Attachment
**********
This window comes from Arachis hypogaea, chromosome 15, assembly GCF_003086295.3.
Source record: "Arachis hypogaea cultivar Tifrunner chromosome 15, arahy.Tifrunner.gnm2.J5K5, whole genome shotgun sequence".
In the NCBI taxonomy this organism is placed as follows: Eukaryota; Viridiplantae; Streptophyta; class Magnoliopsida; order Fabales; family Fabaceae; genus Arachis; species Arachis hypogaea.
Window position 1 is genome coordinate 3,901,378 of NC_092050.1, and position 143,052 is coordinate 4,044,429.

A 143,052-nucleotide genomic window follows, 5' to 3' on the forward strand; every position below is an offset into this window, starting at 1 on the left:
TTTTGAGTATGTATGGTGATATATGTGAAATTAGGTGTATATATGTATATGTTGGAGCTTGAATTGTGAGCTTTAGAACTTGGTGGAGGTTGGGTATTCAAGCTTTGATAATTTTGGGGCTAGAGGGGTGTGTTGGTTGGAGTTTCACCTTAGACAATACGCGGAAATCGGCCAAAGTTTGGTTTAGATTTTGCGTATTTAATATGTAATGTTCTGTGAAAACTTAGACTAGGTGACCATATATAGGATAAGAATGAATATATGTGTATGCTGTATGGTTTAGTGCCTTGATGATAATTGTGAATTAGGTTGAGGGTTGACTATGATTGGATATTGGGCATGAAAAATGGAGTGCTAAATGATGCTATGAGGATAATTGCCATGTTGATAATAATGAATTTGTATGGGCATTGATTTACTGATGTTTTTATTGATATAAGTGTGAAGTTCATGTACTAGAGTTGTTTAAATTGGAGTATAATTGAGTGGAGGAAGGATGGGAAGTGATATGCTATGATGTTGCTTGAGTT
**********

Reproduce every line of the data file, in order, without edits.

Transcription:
This window comes from Arachis hypogaea, chromosome 15, assembly GCF_003086295.3.
Source record: "Arachis hypogaea cultivar Tifrunner chromosome 15, arahy.Tifrunner.gnm2.J5K5, whole genome shotgun sequence".
In the NCBI taxonomy this organism is placed as follows: Eukaryota; Viridiplantae; Streptophyta; class Magnoliopsida; order Fabales; family Fabaceae; genus Arachis; species Arachis hypogaea.
Window position 1 is genome coordinate 3,901,378 of NC_092050.1, and position 143,052 is coordinate 4,044,429.

A 143,052-nucleotide genomic window follows, 5' to 3' on the forward strand; every position below is an offset into this window, starting at 1 on the left:
TTTTGAGTATGTATGGTGATATATGTGAAATTAGGTGTATATATGTATATGTTGGAGCTTGAATTGTGAGCTTTAGAACTTGGTGGAGGTTGGGTATTCAAGCTTTGATAATTTTGGGGCTAGAGGGGTGTGTTGGTTGGAGTTTCACCTTAGACAATACGCGGAAATCGGCCAAAGTTTGGTTTAGATTTTGCGTATTTAATATGTAATGTTCTGTGAAAACTTAGACTAGGTGACCATATATAGGATAAGAATGAATATATGTGTATGCTGTATGGTTTAGTGCCTTGATGATAATTGTGAATTAGGTTGAGGGTTGACTATGATTGGATATTGGGCATGAAAAATGGAGTGCTAAATGATGCTATGAGGATAATTGCCATGTTGATAATAATGAATTTGTATGGGCATTGATTTACTGATGTTTTTATTGATATAAGTGTGAAGTTCATGTACTAGAGTTGTTTAAATTGGAGTATAATTGAGTGGAGGAAGGATGGGAAGTGATATGCTATGATGTTGCTTGAGTT